While you were busy worrying about the NSA spying on you, artist -slash- software developer Lauren McCarthy made an app called Crowdpilot. It lets everybody spy on you.
Actually, Crowdpilot is a little more specific than that. The basic idea behind the iPhone app is to let people listen in on your phone calls so that they can offer you advice on what to say next.
It's up to you to decide whether these eavesdroppers are your Facebook friends, total strangers, total strangers that get paid a dollar to listen through Amazon's Mechanical Turk program, or any combination of those options. You specify what kind of conversation it is—date, argument, meeting, etc.—and the listeners can text you words of encouragement while you're on the phone. Download it here.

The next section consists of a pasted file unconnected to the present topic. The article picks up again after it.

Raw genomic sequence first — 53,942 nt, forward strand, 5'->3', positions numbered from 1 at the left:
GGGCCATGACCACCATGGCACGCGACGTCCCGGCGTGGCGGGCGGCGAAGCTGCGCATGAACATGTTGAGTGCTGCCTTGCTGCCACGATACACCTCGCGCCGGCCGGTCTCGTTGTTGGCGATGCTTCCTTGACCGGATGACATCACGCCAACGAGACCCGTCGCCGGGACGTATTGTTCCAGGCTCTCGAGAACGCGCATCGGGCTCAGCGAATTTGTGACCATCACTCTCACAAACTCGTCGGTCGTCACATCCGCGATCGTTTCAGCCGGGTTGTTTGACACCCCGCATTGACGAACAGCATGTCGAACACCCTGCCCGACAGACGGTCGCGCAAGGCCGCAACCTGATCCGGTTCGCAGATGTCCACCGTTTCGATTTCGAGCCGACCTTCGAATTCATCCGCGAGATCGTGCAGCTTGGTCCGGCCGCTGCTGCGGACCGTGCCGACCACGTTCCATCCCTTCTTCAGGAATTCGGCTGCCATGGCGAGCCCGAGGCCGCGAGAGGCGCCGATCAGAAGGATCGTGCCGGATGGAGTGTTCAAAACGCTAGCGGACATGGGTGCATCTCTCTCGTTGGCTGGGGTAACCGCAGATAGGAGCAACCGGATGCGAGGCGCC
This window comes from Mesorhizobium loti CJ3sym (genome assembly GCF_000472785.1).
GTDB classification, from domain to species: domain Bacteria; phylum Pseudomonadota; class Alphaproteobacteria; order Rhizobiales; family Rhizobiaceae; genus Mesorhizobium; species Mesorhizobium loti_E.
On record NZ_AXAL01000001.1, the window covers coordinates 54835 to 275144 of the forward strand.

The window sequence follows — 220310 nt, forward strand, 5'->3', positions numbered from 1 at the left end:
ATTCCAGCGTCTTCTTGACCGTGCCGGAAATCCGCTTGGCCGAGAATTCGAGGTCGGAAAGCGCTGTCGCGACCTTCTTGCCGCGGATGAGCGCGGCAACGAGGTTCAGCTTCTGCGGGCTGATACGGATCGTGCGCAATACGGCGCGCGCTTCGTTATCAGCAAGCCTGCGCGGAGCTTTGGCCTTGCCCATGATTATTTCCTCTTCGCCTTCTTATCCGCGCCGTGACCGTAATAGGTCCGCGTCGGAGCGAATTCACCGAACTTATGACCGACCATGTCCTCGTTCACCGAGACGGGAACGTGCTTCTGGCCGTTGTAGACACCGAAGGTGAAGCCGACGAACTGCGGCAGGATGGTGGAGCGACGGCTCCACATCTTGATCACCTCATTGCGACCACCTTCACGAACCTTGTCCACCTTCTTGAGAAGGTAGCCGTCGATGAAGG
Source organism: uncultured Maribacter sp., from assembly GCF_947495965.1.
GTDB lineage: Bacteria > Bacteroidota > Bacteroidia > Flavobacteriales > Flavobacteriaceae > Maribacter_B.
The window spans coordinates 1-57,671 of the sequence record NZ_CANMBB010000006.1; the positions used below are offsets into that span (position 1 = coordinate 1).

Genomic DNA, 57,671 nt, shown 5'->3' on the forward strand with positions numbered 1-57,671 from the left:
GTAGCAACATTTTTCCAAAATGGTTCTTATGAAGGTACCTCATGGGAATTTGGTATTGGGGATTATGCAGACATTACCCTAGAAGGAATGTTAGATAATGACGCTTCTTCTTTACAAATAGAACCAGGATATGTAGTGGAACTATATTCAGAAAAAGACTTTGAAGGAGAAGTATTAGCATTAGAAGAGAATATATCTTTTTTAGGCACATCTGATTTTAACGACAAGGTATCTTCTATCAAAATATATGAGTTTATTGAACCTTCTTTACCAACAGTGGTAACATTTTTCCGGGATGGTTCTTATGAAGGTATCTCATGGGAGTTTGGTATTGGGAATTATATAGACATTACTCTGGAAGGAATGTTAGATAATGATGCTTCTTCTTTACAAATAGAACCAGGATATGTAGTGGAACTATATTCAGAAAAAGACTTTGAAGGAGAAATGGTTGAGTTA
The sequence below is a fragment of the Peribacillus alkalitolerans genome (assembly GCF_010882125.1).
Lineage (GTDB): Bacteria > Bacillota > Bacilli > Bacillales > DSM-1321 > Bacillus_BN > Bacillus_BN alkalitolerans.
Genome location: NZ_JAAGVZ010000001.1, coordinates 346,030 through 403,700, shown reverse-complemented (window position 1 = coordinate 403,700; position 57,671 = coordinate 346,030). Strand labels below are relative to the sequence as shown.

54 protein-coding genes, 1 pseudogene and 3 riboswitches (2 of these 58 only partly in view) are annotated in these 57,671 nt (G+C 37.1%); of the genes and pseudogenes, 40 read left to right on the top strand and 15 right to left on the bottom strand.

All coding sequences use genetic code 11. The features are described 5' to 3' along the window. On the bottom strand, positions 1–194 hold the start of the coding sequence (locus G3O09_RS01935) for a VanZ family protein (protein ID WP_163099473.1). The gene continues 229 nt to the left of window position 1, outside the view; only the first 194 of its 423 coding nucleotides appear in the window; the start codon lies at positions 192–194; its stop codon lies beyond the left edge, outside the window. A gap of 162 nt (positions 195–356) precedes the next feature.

What a handy app! Also, holy crap, what an insanely easy way to violate some people's privacy. Of course, Crowdpilot encourages you to tell the person on the other end of the line that they're being listening to. But can you really imagine starting off a phone call with a date by saying, "Oh by the way, I hired a bunch of strangers to listen in on this call and give me advice on what to say."
For McCarthy, it's all one big social experiment. She's not even making any money off the app which, I must admit, is very well designed. "Will it make us more connected or turn us into total robots? We're trying to make people directly confront these questions," she told Forbes. "Maybe you'll think it's terrifying. Or maybe you'll find it's actually it's kind of wonderful and fun. And where does that leave you?"